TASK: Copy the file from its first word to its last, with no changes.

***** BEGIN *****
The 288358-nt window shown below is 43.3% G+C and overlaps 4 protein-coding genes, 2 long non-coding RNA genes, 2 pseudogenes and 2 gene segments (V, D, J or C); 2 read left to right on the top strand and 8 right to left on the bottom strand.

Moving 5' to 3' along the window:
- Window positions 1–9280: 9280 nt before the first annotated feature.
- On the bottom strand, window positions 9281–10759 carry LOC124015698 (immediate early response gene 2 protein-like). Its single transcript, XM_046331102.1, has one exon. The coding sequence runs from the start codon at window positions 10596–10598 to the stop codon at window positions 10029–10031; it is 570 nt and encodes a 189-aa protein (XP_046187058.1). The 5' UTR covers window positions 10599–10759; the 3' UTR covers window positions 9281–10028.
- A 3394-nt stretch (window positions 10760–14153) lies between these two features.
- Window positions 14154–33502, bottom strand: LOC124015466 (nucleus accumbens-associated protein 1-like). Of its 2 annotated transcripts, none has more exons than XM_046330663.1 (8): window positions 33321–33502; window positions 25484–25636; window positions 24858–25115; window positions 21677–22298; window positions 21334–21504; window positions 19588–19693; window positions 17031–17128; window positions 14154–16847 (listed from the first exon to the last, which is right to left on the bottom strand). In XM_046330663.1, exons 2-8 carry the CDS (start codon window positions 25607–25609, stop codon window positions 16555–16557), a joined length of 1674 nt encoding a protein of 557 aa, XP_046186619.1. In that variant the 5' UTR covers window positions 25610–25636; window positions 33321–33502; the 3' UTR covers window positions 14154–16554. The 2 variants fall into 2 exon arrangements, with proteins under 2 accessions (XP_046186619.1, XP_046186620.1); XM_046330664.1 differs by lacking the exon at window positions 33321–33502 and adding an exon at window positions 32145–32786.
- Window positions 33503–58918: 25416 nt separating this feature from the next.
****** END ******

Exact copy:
The 288358-nt window shown below is 43.3% G+C and overlaps 4 protein-coding genes, 2 long non-coding RNA genes, 2 pseudogenes and 2 gene segments (V, D, J or C); 2 read left to right on the top strand and 8 right to left on the bottom strand.

Moving 5' to 3' along the window:
- Window positions 1–9280: 9280 nt before the first annotated feature.
- On the bottom strand, window positions 9281–10759 carry LOC124015698 (immediate early response gene 2 protein-like). Its single transcript, XM_046331102.1, has one exon. The coding sequence runs from the start codon at window positions 10596–10598 to the stop codon at window positions 10029–10031; it is 570 nt and encodes a 189-aa protein (XP_046187058.1). The 5' UTR covers window positions 10599–10759; the 3' UTR covers window positions 9281–10028.
- A 3394-nt stretch (window positions 10760–14153) lies between these two features.
- Window positions 14154–33502, bottom strand: LOC124015466 (nucleus accumbens-associated protein 1-like). Of its 2 annotated transcripts, none has more exons than XM_046330663.1 (8): window positions 33321–33502; window positions 25484–25636; window positions 24858–25115; window positions 21677–22298; window positions 21334–21504; window positions 19588–19693; window positions 17031–17128; window positions 14154–16847 (listed from the first exon to the last, which is right to left on the bottom strand). In XM_046330663.1, exons 2-8 carry the CDS (start codon window positions 25607–25609, stop codon window positions 16555–16557), a joined length of 1674 nt encoding a protein of 557 aa, XP_046186619.1. In that variant the 5' UTR covers window positions 25610–25636; window positions 33321–33502; the 3' UTR covers window positions 14154–16554. The 2 variants fall into 2 exon arrangements, with proteins under 2 accessions (XP_046186619.1, XP_046186620.1); XM_046330664.1 differs by lacking the exon at window positions 33321–33502 and adding an exon at window positions 32145–32786.
- Window positions 33503–58918: 25416 nt separating this feature from the next.